New plan protects areas in northwest Colorado, but opens others to drilling

White River outside of Dinosaur National Monument.

Soren Jespersen. 

Some big changes are coming to northwest Colorado's lands—bringing some new conservation protections but also lot of new oil and gas drilling, some of it sensitive areas.

The Bureau of Land Management is instituting a new Master Leasing Plan for an area outside Dinosaur National Monument. Large areas of wild lands in northwest Colorado will now be protected, but the new plan also opens up several sensitive areas to oil and gas drilling.

The new plan covers a lot of northwest Colorado, including the White River, a popular destination for fishing and rafting. It also keeps development away from Dinosaur National Monument, keeping air pollution and other effects of drilling away from the amazing vistas and spectacular night skies of Dinosaur.

This “too wild to drill” landscape is home to pronghorn antelope, sage grouse, elk, and one of the most imperiled herds of mule deer in Colorado. It’s also one of the top rafting destinations in the west, with two popular rivers, the White River and the Yampa River, flowing through the area.

Protecting northwest Colorado's wild places

The Master Leasing Plan (MLP) is part of an amendment to the larger Resource Management Plan (RMP) for the BLM’s White River Field Office. The amendment revises leasing plans for oil and gas in the area, allowing for new drilling.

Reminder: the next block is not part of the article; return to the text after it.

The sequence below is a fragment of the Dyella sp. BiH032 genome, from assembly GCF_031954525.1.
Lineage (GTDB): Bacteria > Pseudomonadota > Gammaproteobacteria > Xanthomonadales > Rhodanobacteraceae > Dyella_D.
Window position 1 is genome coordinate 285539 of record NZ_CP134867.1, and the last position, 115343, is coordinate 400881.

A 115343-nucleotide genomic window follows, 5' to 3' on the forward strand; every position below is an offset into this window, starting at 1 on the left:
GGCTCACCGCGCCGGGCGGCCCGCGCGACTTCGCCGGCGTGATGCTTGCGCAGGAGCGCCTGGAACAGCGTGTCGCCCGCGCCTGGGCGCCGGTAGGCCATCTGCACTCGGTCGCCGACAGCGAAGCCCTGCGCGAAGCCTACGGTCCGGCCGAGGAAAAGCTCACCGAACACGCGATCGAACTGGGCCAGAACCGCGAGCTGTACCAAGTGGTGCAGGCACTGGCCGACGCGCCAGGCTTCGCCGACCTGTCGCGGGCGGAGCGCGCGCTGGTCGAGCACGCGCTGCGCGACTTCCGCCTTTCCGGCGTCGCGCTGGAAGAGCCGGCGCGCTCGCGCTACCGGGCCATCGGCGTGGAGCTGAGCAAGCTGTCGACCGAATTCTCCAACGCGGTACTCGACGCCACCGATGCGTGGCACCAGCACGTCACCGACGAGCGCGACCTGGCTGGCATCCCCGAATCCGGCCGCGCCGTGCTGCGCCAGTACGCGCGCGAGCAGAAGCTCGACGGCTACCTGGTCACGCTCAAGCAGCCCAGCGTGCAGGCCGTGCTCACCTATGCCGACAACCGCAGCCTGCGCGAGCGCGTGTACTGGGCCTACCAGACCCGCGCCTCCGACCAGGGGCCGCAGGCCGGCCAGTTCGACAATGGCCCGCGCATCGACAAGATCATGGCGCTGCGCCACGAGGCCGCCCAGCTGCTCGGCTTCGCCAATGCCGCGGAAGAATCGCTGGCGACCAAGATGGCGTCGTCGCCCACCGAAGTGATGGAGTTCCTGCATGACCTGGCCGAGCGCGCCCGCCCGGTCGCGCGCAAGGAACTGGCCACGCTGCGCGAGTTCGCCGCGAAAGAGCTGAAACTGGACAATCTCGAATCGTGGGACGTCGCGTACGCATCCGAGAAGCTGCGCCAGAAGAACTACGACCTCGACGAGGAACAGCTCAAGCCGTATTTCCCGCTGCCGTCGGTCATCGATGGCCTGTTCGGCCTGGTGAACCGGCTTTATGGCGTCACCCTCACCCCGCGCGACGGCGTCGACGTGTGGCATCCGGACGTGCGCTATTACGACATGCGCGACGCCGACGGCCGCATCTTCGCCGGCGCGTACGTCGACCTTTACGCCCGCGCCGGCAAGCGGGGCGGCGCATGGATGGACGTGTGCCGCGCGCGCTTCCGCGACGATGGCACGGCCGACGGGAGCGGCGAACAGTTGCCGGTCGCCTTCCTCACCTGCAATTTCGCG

“The White River RMP Amendment, through the Dinosaur Trail Master Leasing Plan and identification and protection of wilderness-quality lands, shows that the BLM is using all of the tools in its toolbox to build meaningful multiple use," said Nada Culver, senior director of agency policy and planning for The Wilderness Society.

The BLM identified more than 300,000 acres of land with wilderness characteristics through this plan. Nearly 140,000 acres of that will be managed to protect those wild qualities, and placing limits on the rest to protect against any unnecessary degradation.

Room for improvement in the overall management plan

There are some negative implications of the plan as well, however. The overall RMP amendment calls for up to 1,100 new well pads, from which there could be an additional 15,000 new oil and gas wells. While the well pads will need to be placed to minimize the number of acres they disturb, there are still serious impacts from so many new oil and gas wells.

Mule deer might take the brunt of these impacts. The mule deer herd that migrates through the White River region has suffered a dramatic population crash in the past several years. While there are some protections in place to avoid development in areas where deer are concentrated, they might not be enough to ensure healthy populations.

Both the MLP and the amended RMP show that the BLM is including more than just oil and gas drilling considerations in their planning—especially in a heavily leased and developed part of the state. There is a brief opportunity for the BLM to improve these plans before they are fully finalized.

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